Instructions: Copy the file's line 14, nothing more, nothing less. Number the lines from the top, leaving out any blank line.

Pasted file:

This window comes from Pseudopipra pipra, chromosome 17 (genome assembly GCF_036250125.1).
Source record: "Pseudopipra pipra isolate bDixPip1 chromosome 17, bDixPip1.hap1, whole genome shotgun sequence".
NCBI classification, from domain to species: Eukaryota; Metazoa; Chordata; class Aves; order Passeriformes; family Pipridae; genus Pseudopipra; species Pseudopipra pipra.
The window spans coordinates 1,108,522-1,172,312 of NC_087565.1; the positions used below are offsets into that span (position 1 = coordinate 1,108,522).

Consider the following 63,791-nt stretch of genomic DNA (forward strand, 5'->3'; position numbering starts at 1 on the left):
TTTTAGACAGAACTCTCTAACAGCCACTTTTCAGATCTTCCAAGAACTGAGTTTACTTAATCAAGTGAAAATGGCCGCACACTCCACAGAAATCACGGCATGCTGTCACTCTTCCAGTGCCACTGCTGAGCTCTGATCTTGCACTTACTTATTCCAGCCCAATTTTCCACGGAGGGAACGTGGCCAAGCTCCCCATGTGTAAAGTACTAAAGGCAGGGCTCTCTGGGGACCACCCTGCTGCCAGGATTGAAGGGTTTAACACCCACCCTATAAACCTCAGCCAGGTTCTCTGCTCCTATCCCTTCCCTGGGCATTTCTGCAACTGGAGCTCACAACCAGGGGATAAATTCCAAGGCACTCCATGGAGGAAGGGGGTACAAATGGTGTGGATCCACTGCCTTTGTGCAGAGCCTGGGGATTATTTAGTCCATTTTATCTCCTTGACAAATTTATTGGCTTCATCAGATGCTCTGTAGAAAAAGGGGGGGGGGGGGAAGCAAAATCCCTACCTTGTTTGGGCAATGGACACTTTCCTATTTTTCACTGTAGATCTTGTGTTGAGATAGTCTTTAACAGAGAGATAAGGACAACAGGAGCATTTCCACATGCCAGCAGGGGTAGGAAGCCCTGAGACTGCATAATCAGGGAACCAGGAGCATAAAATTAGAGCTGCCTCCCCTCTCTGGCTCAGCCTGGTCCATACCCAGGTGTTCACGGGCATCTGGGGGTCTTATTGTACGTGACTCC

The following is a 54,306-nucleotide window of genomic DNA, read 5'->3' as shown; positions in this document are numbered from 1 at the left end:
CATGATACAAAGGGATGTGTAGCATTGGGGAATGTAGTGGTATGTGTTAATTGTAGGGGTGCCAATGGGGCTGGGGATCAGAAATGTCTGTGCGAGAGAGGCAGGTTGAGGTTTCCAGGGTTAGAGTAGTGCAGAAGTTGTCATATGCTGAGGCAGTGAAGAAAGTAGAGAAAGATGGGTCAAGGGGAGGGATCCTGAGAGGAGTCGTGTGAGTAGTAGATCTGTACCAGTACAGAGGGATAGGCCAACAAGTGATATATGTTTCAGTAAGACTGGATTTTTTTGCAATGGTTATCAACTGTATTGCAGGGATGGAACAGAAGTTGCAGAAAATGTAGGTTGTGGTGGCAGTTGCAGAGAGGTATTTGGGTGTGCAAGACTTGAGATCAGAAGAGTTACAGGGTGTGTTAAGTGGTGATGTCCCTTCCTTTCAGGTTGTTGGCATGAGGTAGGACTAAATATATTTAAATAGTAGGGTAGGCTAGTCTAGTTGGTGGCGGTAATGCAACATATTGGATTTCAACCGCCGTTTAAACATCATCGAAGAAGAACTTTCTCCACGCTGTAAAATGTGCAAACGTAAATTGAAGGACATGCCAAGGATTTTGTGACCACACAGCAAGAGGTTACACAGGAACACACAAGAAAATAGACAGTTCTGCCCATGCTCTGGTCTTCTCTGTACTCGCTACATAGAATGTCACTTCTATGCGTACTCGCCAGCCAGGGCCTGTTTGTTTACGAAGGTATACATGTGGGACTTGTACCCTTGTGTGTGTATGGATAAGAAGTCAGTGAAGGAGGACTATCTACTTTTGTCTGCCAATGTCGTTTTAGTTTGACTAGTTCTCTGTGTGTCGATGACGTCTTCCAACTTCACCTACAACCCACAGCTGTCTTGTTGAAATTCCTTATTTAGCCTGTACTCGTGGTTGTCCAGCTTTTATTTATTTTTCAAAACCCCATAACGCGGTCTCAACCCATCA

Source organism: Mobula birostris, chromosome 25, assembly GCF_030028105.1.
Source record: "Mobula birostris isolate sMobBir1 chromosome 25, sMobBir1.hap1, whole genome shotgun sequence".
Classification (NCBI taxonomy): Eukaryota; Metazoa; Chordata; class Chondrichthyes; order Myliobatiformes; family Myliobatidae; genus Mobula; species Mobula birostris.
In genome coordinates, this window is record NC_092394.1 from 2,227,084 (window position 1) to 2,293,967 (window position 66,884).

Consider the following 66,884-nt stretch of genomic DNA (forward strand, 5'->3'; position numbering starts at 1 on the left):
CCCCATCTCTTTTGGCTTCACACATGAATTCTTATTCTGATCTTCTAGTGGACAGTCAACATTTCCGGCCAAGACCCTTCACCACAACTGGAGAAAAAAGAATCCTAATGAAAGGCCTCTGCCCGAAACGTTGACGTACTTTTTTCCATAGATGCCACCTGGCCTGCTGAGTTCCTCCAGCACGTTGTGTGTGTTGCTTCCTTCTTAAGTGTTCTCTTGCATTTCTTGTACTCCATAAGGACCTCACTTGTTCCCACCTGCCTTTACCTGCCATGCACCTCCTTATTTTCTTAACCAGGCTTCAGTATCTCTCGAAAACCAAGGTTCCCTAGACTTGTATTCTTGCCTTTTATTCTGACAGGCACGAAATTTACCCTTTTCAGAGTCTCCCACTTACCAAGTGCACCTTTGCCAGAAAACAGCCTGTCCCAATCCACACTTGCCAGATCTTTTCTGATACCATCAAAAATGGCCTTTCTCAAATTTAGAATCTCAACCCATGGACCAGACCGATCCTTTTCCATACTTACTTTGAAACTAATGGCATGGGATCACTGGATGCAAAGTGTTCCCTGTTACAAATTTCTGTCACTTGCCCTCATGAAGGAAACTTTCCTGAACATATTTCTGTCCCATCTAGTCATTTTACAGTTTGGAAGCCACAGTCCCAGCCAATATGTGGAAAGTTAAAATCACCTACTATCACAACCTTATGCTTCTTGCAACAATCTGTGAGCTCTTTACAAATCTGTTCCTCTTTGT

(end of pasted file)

CCCCATCTCTTTTGGCTTCACACATGAATTCTTATTCTGATCTTCTAGTGGACAGTCAACATTTCCGGCCAAGACCCTTCACCACAACTGGAGAAAAAAGAATCCTAATGAAAGGCCTCTGCCCGAAACGTTGACGTACTTTTTTCCATAGATGCCACCTGGCCTGCTGAGTTCCTCCAGCACGTTGTGTGTGTTGCTTCCTTCTTAAGTGTTCTCTTGCATTTCTTGTACTCCATAAGGACCTCACTTGTTCCCACCTGCCTTTACCTGCCATGCACCTCCTTATTTTCTTAACCAGGCTTCAGTATCTCTCGAAAACCAAGGTTCCCTAGACTTGTATTCTTGCCTTTTATTCTGACAGGCACGAAATTTACCCTTTTCAGAGTCTCCCACTTACCAAGTGCACCTTTGCCAGAAAACAGCCTGTCCCAATCCACACTTGCCAGATCTTTTCTGATACCATCAAAAATGGCCTTTCTCAAATTTAGAATCTCAACCCATGGACCAGACCGATCCTTTTCCATACTTACTTTGAAACTAATGGCATGGGATCACTGGATGCAAAGTGTTCCCTGTTACAAATTTCTGTCACTTGCCCTCATGAAGGAAACTTTCCTGAACATATTTCTGTCCCATCTAGTCATTTTACAGTTTGGAAGCCACAGTCCCAGCCAATATGTGGAAAGTTAAAATCACCTACTATCACAACCTTATGCTTCTTGCAACAATCTGTGAGCTCTTTACAAATCTGTTCCTCTTTGT